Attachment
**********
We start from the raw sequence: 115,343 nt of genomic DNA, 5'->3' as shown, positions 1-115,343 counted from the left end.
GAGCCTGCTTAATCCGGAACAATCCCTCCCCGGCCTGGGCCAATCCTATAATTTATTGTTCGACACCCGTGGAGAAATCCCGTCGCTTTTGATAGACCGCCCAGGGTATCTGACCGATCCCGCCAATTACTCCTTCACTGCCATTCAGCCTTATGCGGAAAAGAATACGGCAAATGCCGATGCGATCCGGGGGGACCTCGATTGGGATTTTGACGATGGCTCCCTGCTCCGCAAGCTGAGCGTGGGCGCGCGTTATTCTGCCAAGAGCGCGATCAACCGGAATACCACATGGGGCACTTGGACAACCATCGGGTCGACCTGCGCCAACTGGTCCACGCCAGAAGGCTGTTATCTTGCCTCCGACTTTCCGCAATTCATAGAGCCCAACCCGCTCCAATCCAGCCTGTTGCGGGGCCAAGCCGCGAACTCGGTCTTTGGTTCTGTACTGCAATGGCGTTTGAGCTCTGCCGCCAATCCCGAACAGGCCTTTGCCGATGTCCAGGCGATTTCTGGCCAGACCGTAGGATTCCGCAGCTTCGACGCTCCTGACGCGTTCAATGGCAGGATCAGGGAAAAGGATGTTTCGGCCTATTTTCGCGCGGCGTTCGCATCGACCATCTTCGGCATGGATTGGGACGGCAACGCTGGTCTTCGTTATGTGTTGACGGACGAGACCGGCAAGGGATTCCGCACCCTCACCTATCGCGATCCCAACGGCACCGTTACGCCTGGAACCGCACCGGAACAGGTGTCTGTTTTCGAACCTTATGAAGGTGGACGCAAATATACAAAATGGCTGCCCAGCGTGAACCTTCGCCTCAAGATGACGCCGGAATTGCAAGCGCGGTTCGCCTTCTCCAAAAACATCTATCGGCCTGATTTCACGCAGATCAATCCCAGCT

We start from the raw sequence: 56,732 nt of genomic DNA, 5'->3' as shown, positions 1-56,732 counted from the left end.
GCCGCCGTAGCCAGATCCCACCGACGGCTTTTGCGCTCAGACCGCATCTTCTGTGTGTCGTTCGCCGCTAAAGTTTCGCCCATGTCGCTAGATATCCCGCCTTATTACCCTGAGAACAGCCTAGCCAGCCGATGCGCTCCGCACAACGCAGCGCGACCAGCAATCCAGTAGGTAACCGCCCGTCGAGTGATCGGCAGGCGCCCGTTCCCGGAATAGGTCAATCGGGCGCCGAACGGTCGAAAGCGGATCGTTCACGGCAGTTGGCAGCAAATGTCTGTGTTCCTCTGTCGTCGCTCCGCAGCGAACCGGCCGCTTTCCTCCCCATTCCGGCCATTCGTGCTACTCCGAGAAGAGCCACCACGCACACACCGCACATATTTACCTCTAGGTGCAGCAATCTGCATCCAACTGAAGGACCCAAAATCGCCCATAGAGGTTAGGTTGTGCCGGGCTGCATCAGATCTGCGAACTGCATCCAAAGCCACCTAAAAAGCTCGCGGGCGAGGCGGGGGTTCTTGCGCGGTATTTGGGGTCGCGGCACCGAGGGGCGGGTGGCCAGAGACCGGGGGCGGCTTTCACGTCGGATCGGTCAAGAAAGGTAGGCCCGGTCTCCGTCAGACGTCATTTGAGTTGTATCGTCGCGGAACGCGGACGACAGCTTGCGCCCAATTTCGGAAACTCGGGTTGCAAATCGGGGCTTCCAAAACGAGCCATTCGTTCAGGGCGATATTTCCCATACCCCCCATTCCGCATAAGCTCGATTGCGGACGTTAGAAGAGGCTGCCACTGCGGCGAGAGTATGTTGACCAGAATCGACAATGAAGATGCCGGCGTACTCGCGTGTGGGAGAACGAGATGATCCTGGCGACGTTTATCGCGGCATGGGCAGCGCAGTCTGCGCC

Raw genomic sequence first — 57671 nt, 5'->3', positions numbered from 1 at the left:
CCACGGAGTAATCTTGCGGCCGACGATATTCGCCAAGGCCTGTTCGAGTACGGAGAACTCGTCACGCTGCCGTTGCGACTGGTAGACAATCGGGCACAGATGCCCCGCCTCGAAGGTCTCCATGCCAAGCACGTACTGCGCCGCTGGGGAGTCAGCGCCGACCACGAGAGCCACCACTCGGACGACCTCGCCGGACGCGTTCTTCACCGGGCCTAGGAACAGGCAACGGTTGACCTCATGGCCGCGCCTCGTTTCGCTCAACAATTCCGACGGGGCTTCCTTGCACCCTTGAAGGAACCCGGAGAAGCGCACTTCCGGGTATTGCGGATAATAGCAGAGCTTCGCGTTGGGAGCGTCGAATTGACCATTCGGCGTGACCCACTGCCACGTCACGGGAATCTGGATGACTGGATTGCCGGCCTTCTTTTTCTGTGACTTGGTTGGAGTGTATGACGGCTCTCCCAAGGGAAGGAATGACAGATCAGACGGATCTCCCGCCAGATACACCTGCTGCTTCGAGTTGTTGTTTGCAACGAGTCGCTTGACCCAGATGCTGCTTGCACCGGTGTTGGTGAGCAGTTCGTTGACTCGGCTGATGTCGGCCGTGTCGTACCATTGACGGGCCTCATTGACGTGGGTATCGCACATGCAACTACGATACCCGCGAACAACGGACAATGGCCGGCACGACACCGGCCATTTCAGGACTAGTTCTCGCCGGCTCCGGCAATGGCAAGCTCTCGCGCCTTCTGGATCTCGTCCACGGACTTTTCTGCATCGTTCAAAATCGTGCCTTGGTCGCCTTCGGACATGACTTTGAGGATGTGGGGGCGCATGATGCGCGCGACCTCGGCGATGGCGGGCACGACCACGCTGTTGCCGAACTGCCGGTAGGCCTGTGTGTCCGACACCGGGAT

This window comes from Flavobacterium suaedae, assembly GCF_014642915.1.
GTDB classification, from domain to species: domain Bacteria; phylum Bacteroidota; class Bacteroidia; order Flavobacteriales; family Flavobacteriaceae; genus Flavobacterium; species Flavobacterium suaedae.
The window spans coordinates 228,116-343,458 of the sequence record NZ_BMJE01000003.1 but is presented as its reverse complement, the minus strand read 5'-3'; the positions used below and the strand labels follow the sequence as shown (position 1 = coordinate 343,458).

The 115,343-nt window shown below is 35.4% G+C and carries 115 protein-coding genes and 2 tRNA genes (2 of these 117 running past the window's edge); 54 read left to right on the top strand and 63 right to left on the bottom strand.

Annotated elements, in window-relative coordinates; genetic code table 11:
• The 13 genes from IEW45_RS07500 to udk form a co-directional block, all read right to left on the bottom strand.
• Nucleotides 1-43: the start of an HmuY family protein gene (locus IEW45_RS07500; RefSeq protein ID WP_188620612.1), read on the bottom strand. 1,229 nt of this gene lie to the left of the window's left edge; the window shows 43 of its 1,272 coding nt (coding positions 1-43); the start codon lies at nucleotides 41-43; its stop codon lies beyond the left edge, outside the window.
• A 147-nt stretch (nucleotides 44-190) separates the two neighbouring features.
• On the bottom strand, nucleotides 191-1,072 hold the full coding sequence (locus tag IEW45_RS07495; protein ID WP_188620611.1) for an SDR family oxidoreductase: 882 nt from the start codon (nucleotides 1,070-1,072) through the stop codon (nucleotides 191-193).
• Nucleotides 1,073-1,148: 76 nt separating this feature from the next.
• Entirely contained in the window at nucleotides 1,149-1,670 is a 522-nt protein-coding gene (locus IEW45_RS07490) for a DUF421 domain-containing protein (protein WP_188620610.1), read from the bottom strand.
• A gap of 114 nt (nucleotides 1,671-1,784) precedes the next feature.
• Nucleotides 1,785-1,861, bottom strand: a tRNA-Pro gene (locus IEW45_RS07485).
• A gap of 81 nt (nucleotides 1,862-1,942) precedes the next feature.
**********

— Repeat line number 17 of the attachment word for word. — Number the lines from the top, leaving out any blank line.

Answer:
• Entirely contained in the window at nucleotides 1,149-1,670 is a 522-nt protein-coding gene (locus IEW45_RS07490) for a DUF421 domain-containing protein (protein WP_188620610.1), read from the bottom strand.